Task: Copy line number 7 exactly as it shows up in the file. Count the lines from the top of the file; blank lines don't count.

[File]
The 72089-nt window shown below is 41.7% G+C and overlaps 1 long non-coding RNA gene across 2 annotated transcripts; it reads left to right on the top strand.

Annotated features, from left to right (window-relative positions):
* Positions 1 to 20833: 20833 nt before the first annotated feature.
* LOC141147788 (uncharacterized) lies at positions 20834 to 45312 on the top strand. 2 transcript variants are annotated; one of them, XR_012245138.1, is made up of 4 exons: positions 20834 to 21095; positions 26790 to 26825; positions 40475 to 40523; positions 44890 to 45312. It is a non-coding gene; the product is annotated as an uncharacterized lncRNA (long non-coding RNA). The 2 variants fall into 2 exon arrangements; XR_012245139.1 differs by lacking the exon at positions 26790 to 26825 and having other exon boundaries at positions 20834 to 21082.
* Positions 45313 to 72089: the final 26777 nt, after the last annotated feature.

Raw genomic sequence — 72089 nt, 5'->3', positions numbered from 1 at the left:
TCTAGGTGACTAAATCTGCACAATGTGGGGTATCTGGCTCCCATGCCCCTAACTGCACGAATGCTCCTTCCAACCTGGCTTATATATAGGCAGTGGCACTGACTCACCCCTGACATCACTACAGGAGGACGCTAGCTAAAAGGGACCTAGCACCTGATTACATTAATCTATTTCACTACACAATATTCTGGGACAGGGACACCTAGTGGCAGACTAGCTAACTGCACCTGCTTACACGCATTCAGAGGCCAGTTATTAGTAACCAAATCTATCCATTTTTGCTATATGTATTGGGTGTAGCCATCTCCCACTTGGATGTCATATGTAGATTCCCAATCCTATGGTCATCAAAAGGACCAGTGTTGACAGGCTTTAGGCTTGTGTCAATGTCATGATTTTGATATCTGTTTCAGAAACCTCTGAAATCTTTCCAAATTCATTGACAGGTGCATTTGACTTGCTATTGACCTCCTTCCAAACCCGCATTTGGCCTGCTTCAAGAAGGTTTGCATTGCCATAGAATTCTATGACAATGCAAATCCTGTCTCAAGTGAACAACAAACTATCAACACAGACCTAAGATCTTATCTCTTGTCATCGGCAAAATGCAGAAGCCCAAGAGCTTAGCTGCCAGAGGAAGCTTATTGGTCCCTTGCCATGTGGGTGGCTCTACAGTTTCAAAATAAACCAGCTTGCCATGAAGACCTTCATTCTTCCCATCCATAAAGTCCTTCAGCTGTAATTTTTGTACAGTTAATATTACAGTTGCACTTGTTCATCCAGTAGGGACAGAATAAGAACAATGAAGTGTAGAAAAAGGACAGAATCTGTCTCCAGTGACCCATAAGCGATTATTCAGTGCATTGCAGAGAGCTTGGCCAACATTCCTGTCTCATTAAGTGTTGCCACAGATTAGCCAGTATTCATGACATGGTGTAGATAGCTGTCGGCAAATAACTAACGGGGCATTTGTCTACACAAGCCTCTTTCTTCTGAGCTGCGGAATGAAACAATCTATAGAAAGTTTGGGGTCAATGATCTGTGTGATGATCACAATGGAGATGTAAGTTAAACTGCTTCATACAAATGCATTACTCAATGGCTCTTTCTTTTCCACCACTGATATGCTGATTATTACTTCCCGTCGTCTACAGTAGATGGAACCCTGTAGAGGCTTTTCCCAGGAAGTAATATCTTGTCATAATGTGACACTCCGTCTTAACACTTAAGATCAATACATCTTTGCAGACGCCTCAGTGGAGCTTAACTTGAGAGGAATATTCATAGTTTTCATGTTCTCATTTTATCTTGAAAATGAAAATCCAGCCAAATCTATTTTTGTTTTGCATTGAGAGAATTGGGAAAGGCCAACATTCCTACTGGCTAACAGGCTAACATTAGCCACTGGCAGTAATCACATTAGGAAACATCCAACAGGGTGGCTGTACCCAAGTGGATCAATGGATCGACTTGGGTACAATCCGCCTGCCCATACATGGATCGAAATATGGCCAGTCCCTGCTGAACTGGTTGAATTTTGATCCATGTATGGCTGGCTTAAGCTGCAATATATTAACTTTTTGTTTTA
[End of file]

TCTAGGTGACTAAATCTGCACAATGTGGGGTATCTGGCTCCCATGCCCCTAACTGCACGAATGCTCCTTCCAACCTGGCTTATATATAGGCAGTGGCACTGACTCACCCCTGACATCACTACAGGAGGACGCTAGCTAAAAGGGACCTAGCACCTGATTACATTAATCTATTTCACTACACAATATTCTGGGACAGGGACACCTAGTGGCAGACTAGCTAACTGCACCTGCTTACACGCATTCAGAGGCCAGTTATTAGTAACCAAATCTATCCATTTTTGCTATATGTATTGGGTGTAGCCATCTCCCACTTGGATGTCATATGTAGATTCCCAATCCTATGGTCATCAAAAGGACCAGTGTTGACAGGCTTTAGGCTTGTGTCAATGTCATGATTTTGATATCTGTTTCAGAAACCTCTGAAATCTTTCCAAATTCATTGACAGGTGCATTTGACTTGCTATTGACCTCCTTCCAAACCCGCATTTGGCCTGCTTCAAGAAGGTTTGCATTGCCATAGAATTCTATGACAATGCAAATCCTGTCTCAAGTGAACAACAAACTATCAACACAGACCTAAGATCTTATCTCTTGTCATCGGCAAAATGCAGAAGCCCAAGAGCTTAGCTGCCAGAGGAAGCTTATTGGTCCCTTGCCATGTGGGTGGCTCTACAGTTTCAAAATAAACCAGCTTGCCATGAAGACCTTCATTCTTCCCATCCATAAAGTCCTTCAGCTGTAATTTTTGTACAGTTAATATTACAGTTGCACTTGTTCATCCAGTAGGGACAGAATAAGAACAATGAAGTGTAGAAAAAGGACAGAATCTGTCTCCAGTGACCCATAAGCGATTATTCAGTGCATTGCAGAGAGCTTGGCCAACATTCCTGTCTCATTAAGTGTTGCCACAGATTAGCCAGTATTCATGACATGGTGTAGATAGCTGTCGGCAAATAACTAACGGGGCATTTGTCTACACAAGCCTCTTTCTTCTGAGCTGCGGAATGAAACAATCTATAGAAAGTTTGGGGTCAATGATCTGTGTGATGATCACAATGGAGATGTAAGTTAAACTGCTTCATACAAATGCATTACTCAATGGCTCTTTCTTTTCCACCACTGATATGCTGATTATTACTTCCCGTCGTCTACAGTAGATGGAACCCTGTAGAGGCTTTTCCCAGGAAGTAATATCTTGTCATAATGTGACACTCCGTCTTAACACTTAAGATCAATACATCTTTGCAGACGCCTCAGTGGAGCTTAACTTGAGAGGAATATTCATAGTTTTCATGTTCTCATTTTATCTTGAAAATGAAAATCCAGCCAAATCTATTTTTGTTTTGCATTGAGAGAATTGGGAAAGGCCAACATTCCTACTGGCTAACAGGCTAACATTAGCCACTGGCAGTAATCACATTAGGAAACATCCAACAGGGTGGCTGTACCCAAGTGGATCAATGGATCGACTTGGGTACAATCCGCCTGCCCATACATGGATCGAAATATGGCCAGTCCCTGCTGAACTGGTTGAATTTTGATCCATGTATGGCTGGCTTAAGCTGCAATATATTAACTTTTTGTTTTA